The Real Non-fiction

Maybe the reason I gave the short story the “once over lightly” treatment last week was because I’ve covered so much of the particulars — voice, point of view, dialogue, narrative, etc — in previous blog commentaries. In re-reading last week’s offering, I do realize I didn’t cover beginnings and endings well, and I’ll try to do that next week, before tackling the novel.
This week, in thinking about the non-fiction piece in short form, most characteristics of the short story are carried over — the above particulars, and also the same dramatic beginning, the same rise to a climax and precipitous fall to conclusion or denouement, for the stuffy ones among us.
There are several subsets of the non-fiction piece: First, the essay, which is usually the writer’s take on a given issue, perspective on life, or anecdote. In orchestrating such a piece of writing, the writer would do well to consider how the piece will end, i.e., how the issue perspective, etc. has been resolved in the writer’s mind. Usually these pieces begin with some element of human drama: a catalyzing event in one’s life, perhaps, or a pastoral scene that stops one in one’s tracks, causing the ensuing literary meditation. Or an insoluble problem embedded in a particular human event. The better non-fiction pieces will also find a way to make such a personal issue universal, or at least very nearly so.
Another form of the short non-fiction piece could be taken as journalism: a personal journey, often through geographic space. These are likely to be seen in the form of memoirs, a recapitulation of one’s life.
The last form is also journalistic in nature: a writer’s investigation into political events, the life of a famous person. You get the idea.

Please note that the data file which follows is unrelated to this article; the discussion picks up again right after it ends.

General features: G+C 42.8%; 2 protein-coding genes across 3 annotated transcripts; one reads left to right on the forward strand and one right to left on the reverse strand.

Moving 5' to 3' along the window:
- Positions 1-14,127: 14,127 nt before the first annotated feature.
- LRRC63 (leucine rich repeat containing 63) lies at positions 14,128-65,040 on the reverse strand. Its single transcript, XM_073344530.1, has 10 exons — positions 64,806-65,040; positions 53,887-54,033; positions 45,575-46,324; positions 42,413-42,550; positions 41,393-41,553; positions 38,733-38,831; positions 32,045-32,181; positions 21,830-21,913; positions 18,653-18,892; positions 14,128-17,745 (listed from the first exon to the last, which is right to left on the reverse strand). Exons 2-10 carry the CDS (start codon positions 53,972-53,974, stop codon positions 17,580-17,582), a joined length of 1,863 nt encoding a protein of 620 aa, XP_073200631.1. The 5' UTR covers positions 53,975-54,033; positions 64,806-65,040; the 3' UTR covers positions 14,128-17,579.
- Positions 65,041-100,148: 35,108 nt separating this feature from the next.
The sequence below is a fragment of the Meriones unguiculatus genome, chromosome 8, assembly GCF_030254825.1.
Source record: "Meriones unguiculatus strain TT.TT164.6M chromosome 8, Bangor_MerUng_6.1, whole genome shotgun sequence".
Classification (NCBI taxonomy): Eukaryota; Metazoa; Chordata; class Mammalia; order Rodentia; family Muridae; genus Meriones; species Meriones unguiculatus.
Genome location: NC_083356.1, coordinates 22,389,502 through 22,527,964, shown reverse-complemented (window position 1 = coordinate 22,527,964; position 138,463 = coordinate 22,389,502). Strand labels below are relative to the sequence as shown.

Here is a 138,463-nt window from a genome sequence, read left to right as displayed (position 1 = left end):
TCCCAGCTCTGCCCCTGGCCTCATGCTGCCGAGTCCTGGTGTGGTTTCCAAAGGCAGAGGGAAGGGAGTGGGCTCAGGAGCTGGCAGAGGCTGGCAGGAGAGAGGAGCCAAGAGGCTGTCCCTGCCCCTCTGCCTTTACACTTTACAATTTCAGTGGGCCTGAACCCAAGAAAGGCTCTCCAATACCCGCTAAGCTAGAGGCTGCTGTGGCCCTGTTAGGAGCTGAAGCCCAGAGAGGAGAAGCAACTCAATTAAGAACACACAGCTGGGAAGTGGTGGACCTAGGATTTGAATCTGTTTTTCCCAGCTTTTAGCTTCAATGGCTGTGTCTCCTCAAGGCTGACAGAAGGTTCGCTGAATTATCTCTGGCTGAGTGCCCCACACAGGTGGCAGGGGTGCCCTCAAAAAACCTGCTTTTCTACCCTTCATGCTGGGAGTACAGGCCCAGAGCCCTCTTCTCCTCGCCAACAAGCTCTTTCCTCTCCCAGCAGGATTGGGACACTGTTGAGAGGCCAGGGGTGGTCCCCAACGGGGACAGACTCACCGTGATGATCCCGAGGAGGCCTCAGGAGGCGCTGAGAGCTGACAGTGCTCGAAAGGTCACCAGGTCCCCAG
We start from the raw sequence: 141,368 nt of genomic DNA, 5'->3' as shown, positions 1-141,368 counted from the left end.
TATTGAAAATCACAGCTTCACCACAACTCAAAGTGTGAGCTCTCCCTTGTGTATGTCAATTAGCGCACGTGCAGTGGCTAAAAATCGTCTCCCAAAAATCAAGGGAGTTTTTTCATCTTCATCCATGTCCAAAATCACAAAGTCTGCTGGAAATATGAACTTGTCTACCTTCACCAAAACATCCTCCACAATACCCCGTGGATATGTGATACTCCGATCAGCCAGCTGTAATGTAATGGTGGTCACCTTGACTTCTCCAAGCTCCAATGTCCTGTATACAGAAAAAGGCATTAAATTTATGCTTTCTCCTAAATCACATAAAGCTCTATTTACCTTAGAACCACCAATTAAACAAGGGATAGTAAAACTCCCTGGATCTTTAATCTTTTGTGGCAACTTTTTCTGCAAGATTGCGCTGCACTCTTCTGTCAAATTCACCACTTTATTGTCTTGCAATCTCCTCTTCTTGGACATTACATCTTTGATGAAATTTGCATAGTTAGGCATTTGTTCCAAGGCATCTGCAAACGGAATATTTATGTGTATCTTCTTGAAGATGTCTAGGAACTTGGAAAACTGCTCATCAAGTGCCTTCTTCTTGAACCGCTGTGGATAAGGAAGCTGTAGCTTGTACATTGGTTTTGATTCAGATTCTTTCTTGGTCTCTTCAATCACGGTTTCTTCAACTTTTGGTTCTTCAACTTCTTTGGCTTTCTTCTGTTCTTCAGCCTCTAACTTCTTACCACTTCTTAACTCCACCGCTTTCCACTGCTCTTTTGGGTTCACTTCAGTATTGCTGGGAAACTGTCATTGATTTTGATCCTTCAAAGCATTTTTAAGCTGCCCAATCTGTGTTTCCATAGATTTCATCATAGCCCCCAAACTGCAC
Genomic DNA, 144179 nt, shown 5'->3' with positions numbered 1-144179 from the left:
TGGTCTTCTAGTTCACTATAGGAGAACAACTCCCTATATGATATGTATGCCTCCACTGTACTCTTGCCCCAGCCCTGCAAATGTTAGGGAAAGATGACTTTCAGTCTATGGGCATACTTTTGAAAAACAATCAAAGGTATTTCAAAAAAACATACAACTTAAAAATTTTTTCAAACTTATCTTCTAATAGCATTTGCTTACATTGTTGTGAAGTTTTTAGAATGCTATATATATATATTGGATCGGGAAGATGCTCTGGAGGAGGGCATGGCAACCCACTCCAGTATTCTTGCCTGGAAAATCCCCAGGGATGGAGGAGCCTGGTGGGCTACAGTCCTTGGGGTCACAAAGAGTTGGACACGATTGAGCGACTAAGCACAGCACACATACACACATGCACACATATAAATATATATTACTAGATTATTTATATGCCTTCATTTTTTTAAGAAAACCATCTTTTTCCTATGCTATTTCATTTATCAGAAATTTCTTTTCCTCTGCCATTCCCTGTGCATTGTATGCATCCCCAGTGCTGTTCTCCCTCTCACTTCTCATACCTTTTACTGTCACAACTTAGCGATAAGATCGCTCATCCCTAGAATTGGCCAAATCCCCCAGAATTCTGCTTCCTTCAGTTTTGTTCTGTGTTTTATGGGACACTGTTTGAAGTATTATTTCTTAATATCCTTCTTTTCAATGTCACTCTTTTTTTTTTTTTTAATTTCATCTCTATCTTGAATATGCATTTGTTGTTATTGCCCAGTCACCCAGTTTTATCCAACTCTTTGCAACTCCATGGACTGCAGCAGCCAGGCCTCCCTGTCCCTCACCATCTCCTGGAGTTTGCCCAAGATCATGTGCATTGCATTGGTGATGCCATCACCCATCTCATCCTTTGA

The writers among us should be heartened to realize that it’s much easier to be published in non-fiction, primarily because the public has such a fascination these days with real lives, real events. But how does non-fiction really differ from fiction? So many these days, especially in academia, tout the perspective that no narration of real events is actually true, largely because memory is not dependable, or because interpretations of real events differ from participant to participant. In the end, the only thing that matters is whether the writer has made a good-faith attempt to represent truth in such pieces.
Which brings up a final form of this sort of writing, and the most modern — creative non-fiction. I’ll give you a for instance.
Recently I was tasked to write a piece of short non-fiction, and I chose to write about the day the New York Yankees’ Don Larsen pitched a perfect game against the Brooklyn Dodgers. I remembered the essence of the experience since I was in school, and much of the rest I was able to research. What I couldn’t remember were secondary details. What the classroom looked like, in which we sat, spell-bound during this momentous baseball moment. The name of the teacher who allowed us listen. What his radio looked like. And so on.
It’s incumbent on the writer to dredge as much of these things from research or memory, and I did that. For details one can’t remember or research, the writer must find a way to fill in the blanks. But the writer must say this is conjecture. “I don’t remember what I did after the game was over, but that evening on TV…” In other words, if you are forced to imagine details, say so in some form in the piece.